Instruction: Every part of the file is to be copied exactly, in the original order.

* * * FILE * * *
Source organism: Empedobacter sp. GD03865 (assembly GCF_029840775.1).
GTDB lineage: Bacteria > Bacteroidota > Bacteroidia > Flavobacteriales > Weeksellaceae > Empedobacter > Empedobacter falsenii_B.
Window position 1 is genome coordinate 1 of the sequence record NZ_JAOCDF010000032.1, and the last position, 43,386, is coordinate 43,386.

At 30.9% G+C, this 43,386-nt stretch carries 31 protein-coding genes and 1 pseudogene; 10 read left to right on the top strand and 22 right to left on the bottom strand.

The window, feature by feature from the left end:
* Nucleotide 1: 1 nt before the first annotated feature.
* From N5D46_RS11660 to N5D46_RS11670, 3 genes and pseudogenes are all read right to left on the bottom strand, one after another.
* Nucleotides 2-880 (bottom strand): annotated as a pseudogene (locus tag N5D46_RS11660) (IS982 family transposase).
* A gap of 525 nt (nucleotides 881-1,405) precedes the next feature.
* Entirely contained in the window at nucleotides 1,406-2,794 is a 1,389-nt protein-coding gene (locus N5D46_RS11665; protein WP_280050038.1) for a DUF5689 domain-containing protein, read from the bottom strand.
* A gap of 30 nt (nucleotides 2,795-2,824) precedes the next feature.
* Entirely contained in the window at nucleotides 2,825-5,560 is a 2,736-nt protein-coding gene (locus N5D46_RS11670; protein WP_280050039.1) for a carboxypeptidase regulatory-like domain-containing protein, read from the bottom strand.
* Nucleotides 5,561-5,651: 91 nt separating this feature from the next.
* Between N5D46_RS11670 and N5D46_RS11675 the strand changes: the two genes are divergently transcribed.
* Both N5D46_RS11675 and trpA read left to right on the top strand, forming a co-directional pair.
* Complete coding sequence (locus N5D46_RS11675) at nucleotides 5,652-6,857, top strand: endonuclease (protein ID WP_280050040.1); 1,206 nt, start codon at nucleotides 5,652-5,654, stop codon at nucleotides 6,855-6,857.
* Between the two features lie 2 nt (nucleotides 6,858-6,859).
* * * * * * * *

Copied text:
Source organism: Empedobacter sp. GD03865 (assembly GCF_029840775.1).
GTDB lineage: Bacteria > Bacteroidota > Bacteroidia > Flavobacteriales > Weeksellaceae > Empedobacter > Empedobacter falsenii_B.
Window position 1 is genome coordinate 1 of the sequence record NZ_JAOCDF010000032.1, and the last position, 43,386, is coordinate 43,386.

At 30.9% G+C, this 43,386-nt stretch carries 31 protein-coding genes and 1 pseudogene; 10 read left to right on the top strand and 22 right to left on the bottom strand.

The window, feature by feature from the left end:
* Nucleotide 1: 1 nt before the first annotated feature.
* From N5D46_RS11660 to N5D46_RS11670, 3 genes and pseudogenes are all read right to left on the bottom strand, one after another.
* Nucleotides 2-880 (bottom strand): annotated as a pseudogene (locus tag N5D46_RS11660) (IS982 family transposase).
* A gap of 525 nt (nucleotides 881-1,405) precedes the next feature.
* Entirely contained in the window at nucleotides 1,406-2,794 is a 1,389-nt protein-coding gene (locus N5D46_RS11665; protein WP_280050038.1) for a DUF5689 domain-containing protein, read from the bottom strand.
* A gap of 30 nt (nucleotides 2,795-2,824) precedes the next feature.
* Entirely contained in the window at nucleotides 2,825-5,560 is a 2,736-nt protein-coding gene (locus N5D46_RS11670; protein WP_280050039.1) for a carboxypeptidase regulatory-like domain-containing protein, read from the bottom strand.
* Nucleotides 5,561-5,651: 91 nt separating this feature from the next.
* Between N5D46_RS11670 and N5D46_RS11675 the strand changes: the two genes are divergently transcribed.
* Both N5D46_RS11675 and trpA read left to right on the top strand, forming a co-directional pair.
* Complete coding sequence (locus N5D46_RS11675) at nucleotides 5,652-6,857, top strand: endonuclease (protein ID WP_280050040.1); 1,206 nt, start codon at nucleotides 5,652-5,654, stop codon at nucleotides 6,855-6,857.
* Between the two features lie 2 nt (nucleotides 6,858-6,859).